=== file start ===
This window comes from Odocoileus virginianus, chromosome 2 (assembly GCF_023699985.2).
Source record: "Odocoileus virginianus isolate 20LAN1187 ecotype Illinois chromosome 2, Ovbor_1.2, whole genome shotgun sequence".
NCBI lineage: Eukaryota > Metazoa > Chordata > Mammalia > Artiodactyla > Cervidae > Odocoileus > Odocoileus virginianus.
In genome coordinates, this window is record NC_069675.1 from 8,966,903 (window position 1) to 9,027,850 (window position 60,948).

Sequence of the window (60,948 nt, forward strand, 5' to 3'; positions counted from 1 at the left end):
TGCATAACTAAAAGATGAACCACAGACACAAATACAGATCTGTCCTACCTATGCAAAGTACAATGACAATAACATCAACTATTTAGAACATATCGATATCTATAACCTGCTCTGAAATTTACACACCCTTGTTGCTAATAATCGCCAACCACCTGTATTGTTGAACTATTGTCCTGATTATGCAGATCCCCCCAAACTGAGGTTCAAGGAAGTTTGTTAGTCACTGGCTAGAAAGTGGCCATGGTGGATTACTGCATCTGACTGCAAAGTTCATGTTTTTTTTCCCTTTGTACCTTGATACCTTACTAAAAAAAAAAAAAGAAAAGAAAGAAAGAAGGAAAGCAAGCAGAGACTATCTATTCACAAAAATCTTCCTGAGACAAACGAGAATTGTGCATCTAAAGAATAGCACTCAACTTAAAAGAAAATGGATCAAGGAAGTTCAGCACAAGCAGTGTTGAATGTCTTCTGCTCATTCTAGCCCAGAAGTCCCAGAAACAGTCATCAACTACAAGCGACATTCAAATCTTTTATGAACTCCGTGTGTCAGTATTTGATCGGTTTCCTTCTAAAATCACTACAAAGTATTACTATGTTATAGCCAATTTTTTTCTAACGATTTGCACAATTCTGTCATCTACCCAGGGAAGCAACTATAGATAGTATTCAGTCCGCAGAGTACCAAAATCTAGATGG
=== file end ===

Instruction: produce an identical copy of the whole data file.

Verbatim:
This window comes from Odocoileus virginianus, chromosome 2 (assembly GCF_023699985.2).
Source record: "Odocoileus virginianus isolate 20LAN1187 ecotype Illinois chromosome 2, Ovbor_1.2, whole genome shotgun sequence".
NCBI lineage: Eukaryota > Metazoa > Chordata > Mammalia > Artiodactyla > Cervidae > Odocoileus > Odocoileus virginianus.
In genome coordinates, this window is record NC_069675.1 from 8,966,903 (window position 1) to 9,027,850 (window position 60,948).

Sequence of the window (60,948 nt, forward strand, 5' to 3'; positions counted from 1 at the left end):
TGCATAACTAAAAGATGAACCACAGACACAAATACAGATCTGTCCTACCTATGCAAAGTACAATGACAATAACATCAACTATTTAGAACATATCGATATCTATAACCTGCTCTGAAATTTACACACCCTTGTTGCTAATAATCGCCAACCACCTGTATTGTTGAACTATTGTCCTGATTATGCAGATCCCCCCAAACTGAGGTTCAAGGAAGTTTGTTAGTCACTGGCTAGAAAGTGGCCATGGTGGATTACTGCATCTGACTGCAAAGTTCATGTTTTTTTTCCCTTTGTACCTTGATACCTTACTAAAAAAAAAAAAAGAAAAGAAAGAAAGAAGGAAAGCAAGCAGAGACTATCTATTCACAAAAATCTTCCTGAGACAAACGAGAATTGTGCATCTAAAGAATAGCACTCAACTTAAAAGAAAATGGATCAAGGAAGTTCAGCACAAGCAGTGTTGAATGTCTTCTGCTCATTCTAGCCCAGAAGTCCCAGAAACAGTCATCAACTACAAGCGACATTCAAATCTTTTATGAACTCCGTGTGTCAGTATTTGATCGGTTTCCTTCTAAAATCACTACAAAGTATTACTATGTTATAGCCAATTTTTTTCTAACGATTTGCACAATTCTGTCATCTACCCAGGGAAGCAACTATAGATAGTATTCAGTCCGCAGAGTACCAAAATCTAGATGG